At one time they numbered in the many thousands. Over more than 30years of service in peace and two world wars, generation after generation of sailors walked her decks and called her home. Today, 63 years after the last time the Texas fired its guns in anger, they're down to only a few dozen. Of this dwindling group, sixteen members of the USS Texas Veterans Association managed to make it to their annual reunion on their old ship, at San Jacinto State Park. Once upon a time they were young, bright-eyed and brave. Now they're old and grey, but their eyes still light up as they remember when they and the Texas went to war. Joe Heilman of Onalaska Texas was 18 years old when he was assigned to the Texas in 1941 before the war started. He says things got hot and heavy very quickly after Pearl Harbor.
"Well, we patrolled up around Iceland, Norway, Newfoundland, mostly North Atlantic. Of course that's when the Germans were hitting all our ships up there. Merchant ships, passengers, anything else, Germans were torpedoing it."
Even in World War Two, the Texas was one of the Navy's oldest and most reliable battleships. She was everywhere in the world at one time or another — wherever she was needed — supporting invasions of North Africa, Sicily, Italy, Normandy, Iwo Jima and Okinawa. John Eddleman of Houston was on the Texas for most of the war, and he remembers all of them.
"I was on the bridge through all the five invasions. We were in Italy, Sicily, all the Mediterranean, and then we were in the Pacific. And our last invasion was Okinawa."
Eddleman says of all the invasions, the Normandy invasion on D-Day stands out in his memory because that was where the Texas suffered its only casualties and damage in two wars. After shelling the French coastline and taking a lot of German fire, Eddleman was on the bridge when the ship was hit by a German shore at Cherbourg.
"It just went kablooey and then when I came to I was lying flat on my face on the deck, and my feet was hanging over the edge of a place that had blown out. And there was a guy hanging over that ledge, and he was a quartermaster, and he was of course unconscious. I drug him to safety."
One crewman was killed and 13 were wounded. They were the only casualties ever suffered on the Texas. The ship's damage was fixable though, so after some quick repairs in England, the Texas went to the Pacific in late 1944 to support the invasions of Iwo Jima and Okinawa.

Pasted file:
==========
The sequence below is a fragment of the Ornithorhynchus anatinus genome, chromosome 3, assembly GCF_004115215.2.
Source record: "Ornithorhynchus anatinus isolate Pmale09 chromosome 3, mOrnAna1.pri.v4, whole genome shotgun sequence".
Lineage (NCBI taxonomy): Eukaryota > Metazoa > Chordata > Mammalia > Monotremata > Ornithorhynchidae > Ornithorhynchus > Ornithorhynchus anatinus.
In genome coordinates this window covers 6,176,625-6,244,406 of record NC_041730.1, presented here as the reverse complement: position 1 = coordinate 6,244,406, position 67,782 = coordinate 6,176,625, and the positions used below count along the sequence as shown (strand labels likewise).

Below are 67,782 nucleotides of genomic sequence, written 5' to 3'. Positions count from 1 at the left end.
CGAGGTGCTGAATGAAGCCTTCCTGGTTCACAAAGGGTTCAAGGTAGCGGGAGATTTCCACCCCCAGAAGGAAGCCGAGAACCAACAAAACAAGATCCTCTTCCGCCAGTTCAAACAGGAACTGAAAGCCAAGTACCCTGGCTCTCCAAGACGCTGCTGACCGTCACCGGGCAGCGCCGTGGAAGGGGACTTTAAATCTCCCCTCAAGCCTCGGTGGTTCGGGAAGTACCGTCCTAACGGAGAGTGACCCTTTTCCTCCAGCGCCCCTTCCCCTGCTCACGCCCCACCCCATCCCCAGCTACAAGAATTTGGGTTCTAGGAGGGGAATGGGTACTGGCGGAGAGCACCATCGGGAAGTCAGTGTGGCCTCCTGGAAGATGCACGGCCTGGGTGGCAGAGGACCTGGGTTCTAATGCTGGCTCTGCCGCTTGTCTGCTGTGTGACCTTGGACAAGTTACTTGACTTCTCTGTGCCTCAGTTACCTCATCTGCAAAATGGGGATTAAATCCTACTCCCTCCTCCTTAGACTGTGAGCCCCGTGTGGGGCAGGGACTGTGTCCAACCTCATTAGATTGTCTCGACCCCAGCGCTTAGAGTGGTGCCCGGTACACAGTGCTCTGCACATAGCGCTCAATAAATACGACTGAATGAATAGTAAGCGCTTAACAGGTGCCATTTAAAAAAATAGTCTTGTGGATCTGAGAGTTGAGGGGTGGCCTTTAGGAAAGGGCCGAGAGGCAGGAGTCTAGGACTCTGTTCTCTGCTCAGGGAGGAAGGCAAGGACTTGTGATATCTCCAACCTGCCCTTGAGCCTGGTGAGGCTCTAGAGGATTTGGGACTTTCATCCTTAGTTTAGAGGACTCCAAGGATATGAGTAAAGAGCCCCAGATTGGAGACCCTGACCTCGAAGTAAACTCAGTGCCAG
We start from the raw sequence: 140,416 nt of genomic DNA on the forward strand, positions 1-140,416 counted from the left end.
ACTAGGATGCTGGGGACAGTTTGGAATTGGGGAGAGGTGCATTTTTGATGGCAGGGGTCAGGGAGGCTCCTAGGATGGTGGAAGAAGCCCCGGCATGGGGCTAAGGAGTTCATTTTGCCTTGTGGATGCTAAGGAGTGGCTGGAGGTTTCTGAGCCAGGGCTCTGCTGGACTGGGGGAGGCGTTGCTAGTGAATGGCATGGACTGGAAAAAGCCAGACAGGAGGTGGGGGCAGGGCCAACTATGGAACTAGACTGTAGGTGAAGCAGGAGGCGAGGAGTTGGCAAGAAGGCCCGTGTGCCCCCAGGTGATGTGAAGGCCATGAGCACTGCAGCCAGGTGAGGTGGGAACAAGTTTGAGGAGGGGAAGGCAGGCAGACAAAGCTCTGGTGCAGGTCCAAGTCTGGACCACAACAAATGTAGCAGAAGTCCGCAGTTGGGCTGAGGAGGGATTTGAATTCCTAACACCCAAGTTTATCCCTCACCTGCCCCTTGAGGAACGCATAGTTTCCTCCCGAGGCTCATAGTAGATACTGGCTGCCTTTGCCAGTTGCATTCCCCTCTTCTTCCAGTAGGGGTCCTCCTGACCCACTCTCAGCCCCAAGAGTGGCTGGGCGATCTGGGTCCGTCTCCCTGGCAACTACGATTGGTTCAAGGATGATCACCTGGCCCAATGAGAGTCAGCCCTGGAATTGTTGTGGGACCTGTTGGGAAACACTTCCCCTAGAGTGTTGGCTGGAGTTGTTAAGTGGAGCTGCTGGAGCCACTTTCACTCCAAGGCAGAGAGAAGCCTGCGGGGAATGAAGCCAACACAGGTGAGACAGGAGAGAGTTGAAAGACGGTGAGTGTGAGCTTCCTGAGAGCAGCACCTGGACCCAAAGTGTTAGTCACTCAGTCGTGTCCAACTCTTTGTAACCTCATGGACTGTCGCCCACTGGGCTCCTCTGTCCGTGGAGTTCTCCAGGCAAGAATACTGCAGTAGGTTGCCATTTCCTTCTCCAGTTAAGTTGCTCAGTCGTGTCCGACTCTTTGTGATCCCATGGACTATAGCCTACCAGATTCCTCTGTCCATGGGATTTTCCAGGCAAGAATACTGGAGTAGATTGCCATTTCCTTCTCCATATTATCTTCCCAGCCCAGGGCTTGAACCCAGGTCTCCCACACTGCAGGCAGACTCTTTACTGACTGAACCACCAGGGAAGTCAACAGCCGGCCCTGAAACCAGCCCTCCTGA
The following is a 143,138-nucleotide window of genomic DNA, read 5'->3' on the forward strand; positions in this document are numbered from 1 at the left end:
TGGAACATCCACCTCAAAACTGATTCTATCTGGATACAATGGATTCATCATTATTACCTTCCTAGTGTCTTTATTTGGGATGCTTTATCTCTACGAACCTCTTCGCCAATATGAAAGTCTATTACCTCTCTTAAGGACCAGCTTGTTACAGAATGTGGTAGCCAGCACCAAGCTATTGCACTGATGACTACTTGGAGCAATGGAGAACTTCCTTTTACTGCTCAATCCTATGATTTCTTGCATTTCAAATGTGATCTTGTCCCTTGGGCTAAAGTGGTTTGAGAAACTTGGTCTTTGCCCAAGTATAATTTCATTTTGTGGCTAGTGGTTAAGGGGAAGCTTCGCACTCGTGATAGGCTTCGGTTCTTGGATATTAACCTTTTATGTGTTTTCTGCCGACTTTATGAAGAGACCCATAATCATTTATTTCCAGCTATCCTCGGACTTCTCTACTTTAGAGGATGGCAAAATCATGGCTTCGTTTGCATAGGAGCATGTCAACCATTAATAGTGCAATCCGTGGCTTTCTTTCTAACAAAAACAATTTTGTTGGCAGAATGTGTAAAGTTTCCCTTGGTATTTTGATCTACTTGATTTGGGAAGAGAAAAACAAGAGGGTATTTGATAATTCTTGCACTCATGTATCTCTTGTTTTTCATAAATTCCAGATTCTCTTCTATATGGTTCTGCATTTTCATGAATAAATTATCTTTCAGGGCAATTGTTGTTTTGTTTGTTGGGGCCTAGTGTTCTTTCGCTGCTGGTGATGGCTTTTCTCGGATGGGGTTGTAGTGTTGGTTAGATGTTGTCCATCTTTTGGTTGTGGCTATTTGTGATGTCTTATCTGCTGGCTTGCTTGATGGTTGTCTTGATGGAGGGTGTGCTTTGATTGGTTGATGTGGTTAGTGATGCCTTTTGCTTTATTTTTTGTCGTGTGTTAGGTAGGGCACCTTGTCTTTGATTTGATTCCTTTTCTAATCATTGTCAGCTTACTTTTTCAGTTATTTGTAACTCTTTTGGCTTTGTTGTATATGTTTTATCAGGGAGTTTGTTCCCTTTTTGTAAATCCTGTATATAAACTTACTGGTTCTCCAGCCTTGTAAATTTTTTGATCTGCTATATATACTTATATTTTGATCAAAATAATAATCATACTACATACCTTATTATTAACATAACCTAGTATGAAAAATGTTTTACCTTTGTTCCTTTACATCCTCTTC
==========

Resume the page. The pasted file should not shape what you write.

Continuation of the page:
Paul Rosen of Port Arthur was 17 years old when he lied about his age to join the Navy. He joined the Texas crew on its way to the Pacific, and he was there for weeks of shelling of Iwo Jima and Okinawa. He says at Okinawa the Japanese fought to the last man because it was the last island between there and the Japanese mainland. The Japanese Air Force threw everything it had at them.
"There was over 700 airplanes come in at one time, or so we were told. And one almost hit us, but we got around it. We shot it down before it got to us. We never was hit. No, we never did. We were just lucky."
James Lamb of Houston says after Okinawa, they all knew the Japanese mainland was next. They also knew that untold numbers of Americans and Japanese would be killed, and to this day he believes dropping the atomic bomb on Japan was the right thing to do at that time.
"If you really want to get on the fighting side of any of these men here who were aboard, just criticize Truman for authorizing the dropping of the atomic bomb. That ended the war and saved the lives of millions of people."
Julio Zaccagni of Houston is Chairman of the USS Texas Veterans Reunion Committee. Zaccagni served on the Texas from early 1940 till mid 1942. He had been on the Texas for nearly two years when the war started at Pearl Harbor. Zaccagni says he and all the other USS Texas veterans are proud of being part of the greatest war in history, and proud to have served with so many brave men and women.
"Sixteen million people served in the armed forces during World War Two. Sixteen million! So I can't feel like a privileged person or anything for that, but I was just happy to be there, and I'm happy to have survived it all."
Julio Zaccagni says it's not easy watching the number of Texas veterans get smaller practically every day, knowing they will all be gone some day. It's also sad to see their proud old ship fall into such disrepair because the state doesn't have enough money to keep it in tip top condition.
"It just amazes me that the thing is still here, really, and there's not many people who were in the Navy at that time, and served on ships, whose ships are still existing. There are very few of them. It's kind of an honor, really."
Zaccagni and his shipmates belong to what some call "The Greatest Generation". Men and women who came through the worst economic collapse in the country's history, fought and won a global war against the most brutal dictators in history, and came home to lead the nation through the the country's greatest period of prosperity. They don't think of themselves as heroes, or as someone special. They're just average ordinary people who did what someone had to do, and did it well.
Jim Bell, KUHF, Houston Public Radio News.
Visit the Battleship Texas Foundation Web site, and the Battleship Texas State Historic Site Web site.
First aired October 21, 2008.